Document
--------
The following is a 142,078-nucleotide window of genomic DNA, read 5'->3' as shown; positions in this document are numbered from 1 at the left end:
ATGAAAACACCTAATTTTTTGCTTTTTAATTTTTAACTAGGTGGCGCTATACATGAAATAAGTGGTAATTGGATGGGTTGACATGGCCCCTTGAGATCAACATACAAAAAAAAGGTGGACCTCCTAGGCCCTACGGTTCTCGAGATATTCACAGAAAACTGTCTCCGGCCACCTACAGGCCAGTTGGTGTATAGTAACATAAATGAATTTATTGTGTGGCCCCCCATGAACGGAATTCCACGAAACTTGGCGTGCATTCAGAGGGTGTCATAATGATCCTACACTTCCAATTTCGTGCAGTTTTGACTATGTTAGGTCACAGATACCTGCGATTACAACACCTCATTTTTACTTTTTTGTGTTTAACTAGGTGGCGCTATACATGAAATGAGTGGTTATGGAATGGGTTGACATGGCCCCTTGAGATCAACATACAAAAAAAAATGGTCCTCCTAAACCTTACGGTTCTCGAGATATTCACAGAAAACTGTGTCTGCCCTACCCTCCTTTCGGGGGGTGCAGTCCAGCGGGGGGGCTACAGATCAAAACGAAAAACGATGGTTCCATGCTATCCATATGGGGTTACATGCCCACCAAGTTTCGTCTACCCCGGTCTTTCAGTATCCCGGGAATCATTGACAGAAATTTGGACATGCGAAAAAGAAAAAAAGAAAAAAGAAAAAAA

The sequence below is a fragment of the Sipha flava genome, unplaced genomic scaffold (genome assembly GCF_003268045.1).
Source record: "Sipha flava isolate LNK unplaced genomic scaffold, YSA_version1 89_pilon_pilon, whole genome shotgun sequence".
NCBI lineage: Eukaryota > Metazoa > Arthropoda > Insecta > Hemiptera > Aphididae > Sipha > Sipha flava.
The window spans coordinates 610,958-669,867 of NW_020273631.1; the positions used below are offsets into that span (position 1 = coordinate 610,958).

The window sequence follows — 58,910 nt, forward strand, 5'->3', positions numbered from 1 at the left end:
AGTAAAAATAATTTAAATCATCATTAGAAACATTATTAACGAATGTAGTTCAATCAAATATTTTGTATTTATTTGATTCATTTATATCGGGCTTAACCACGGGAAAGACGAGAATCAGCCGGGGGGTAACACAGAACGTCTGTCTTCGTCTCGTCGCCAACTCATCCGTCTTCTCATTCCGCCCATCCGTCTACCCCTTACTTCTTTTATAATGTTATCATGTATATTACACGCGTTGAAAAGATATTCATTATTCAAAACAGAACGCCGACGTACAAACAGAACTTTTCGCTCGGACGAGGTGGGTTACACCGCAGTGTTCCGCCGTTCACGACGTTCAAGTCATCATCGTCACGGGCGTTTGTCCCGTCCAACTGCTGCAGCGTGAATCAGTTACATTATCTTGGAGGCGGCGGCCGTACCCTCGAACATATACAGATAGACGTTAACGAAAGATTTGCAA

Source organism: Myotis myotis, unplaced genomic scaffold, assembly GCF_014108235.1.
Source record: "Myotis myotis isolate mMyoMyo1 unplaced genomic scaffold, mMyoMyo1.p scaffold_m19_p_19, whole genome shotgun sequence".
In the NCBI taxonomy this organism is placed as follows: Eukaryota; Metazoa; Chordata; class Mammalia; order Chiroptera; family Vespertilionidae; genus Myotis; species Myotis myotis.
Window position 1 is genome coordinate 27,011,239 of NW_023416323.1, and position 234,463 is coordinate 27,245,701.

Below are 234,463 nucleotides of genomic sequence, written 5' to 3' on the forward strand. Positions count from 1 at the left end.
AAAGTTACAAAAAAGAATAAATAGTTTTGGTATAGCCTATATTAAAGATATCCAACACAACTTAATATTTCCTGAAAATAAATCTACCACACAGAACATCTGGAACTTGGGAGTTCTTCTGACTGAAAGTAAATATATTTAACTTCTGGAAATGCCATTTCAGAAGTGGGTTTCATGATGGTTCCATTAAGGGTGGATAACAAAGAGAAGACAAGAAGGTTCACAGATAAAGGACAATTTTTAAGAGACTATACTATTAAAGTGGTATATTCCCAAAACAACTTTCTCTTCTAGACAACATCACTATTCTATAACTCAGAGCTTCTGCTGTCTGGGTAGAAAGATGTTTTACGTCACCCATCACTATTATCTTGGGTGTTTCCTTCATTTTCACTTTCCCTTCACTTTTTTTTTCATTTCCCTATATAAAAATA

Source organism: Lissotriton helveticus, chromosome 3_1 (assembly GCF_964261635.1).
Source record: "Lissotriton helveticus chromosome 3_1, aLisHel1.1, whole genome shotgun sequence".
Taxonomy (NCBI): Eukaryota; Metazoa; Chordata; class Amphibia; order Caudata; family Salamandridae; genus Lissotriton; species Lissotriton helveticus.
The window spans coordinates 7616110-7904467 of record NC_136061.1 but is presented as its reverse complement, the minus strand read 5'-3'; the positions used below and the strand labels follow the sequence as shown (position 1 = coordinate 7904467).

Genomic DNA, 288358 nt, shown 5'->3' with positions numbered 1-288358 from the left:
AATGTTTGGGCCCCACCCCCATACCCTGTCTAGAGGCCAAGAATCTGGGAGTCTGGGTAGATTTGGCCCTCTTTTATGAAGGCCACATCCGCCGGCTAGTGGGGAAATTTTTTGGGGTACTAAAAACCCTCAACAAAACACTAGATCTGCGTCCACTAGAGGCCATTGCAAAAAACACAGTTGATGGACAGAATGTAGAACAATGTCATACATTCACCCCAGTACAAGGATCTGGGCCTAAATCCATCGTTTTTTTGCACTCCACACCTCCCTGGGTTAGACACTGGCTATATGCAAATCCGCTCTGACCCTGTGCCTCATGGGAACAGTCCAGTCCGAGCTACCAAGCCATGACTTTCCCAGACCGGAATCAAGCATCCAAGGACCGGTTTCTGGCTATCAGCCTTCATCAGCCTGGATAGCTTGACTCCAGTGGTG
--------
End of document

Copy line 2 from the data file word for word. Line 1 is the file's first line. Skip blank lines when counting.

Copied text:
ATGAAAACACCTAATTTTTTGCTTTTTAATTTTTAACTAGGTGGCGCTATACATGAAATAAGTGGTAATTGGATGGGTTGACATGGCCCCTTGAGATCAACATACAAAAAAAAGGTGGACCTCCTAGGCCCTACGGTTCTCGAGATATTCACAGAAAACTGTCTCCGGCCACCTACAGGCCAGTTGGTGTATAGTAACATAAATGAATTTATTGTGTGGCCCCCCATGAACGGAATTCCACGAAACTTGGCGTGCATTCAGAGGGTGTCATAATGATCCTACACTTCCAATTTCGTGCAGTTTTGACTATGTTAGGTCACAGATACCTGCGATTACAACACCTCATTTTTACTTTTTTGTGTTTAACTAGGTGGCGCTATACATGAAATGAGTGGTTATGGAATGGGTTGACATGGCCCCTTGAGATCAACATACAAAAAAAAATGGTCCTCCTAAACCTTACGGTTCTCGAGATATTCACAGAAAACTGTGTCTGCCCTACCCTCCTTTCGGGGGGTGCAGTCCAGCGGGGGGGCTACAGATCAAAACGAAAAACGATGGTTCCATGCTATCCATATGGGGTTACATGCCCACCAAGTTTCGTCTACCCCGGTCTTTCAGTATCCCGGGAATCATTGACAGAAATTTGGACATGCGAAAAAGAAAAAAAGAAAAAAGAAAAAAA